When Wired magazine began developing...

...one of the very first commercial web sites in 1993, the phrase "unlimited shelf space" was often used by potential contributors. Closely linked to this phrase was "bypassing the editor": the notion that editors were superfluous intermediaries, and that writers and readers didn't have to be subject to the frustrating and degrading filtering of go-betweeners. The raw stuff would flow in its full length and naked power directly from writer to reader. Our first prototypes convinced us that that wasn't how the net worked. The web site we launched and continue to build today (Wired Digital) is based on a different premise: that in a network economy, intermediaries have tremendous value.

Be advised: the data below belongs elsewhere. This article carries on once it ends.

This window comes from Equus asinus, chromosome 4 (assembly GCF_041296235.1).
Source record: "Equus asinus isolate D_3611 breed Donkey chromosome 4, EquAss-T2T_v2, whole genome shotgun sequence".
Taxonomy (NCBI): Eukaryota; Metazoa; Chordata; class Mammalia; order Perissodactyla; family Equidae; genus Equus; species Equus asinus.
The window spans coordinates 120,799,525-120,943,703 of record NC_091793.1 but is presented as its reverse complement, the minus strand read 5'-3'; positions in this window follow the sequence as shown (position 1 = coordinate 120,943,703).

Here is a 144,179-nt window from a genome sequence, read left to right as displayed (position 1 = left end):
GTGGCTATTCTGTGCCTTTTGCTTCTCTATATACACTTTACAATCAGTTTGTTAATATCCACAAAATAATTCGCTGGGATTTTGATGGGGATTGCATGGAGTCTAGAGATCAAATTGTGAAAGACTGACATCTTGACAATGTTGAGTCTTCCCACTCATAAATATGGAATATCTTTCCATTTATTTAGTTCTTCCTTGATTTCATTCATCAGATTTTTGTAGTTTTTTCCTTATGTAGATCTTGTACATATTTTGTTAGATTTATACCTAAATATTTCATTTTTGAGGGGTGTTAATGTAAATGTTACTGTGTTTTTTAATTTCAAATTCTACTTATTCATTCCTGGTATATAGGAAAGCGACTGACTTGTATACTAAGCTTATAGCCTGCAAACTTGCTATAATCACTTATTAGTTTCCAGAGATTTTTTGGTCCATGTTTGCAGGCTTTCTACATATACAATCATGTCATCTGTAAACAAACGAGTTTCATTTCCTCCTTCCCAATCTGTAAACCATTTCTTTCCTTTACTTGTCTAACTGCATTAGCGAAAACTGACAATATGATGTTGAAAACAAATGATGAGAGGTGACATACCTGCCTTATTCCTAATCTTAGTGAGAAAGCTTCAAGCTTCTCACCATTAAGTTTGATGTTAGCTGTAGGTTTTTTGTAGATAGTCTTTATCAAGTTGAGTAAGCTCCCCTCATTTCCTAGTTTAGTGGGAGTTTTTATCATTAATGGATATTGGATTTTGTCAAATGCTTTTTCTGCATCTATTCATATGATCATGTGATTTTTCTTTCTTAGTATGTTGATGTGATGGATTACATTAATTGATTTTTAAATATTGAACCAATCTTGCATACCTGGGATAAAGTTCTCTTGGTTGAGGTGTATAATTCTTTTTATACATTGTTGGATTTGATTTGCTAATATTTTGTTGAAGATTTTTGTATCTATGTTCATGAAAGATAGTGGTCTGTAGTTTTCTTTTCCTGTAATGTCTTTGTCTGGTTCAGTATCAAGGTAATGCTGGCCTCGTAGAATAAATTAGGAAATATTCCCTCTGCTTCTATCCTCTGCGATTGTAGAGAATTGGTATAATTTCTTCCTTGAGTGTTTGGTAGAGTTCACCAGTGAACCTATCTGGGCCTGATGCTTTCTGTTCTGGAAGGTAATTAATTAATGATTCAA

Technology encourages the proliferation of intermediates. Smaller companies, in greater numbers, are able to find niches where niches could not have existed before.

Everything about the web, especially the over 1 million web sites currently in existence, suggests that the expectation that the network economy favors disintermediation is exactly wrong. It is quite the opposite. Network technologies do not eliminate intermediaries. They spawn them. Networks are a cradle for intermediaries.



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This is a blog version of a book of mine first published in 1998. I am re-issuing it (two posts per week) unaltered on its 10th anniversary. Comments welcomed. More details here.
-- KK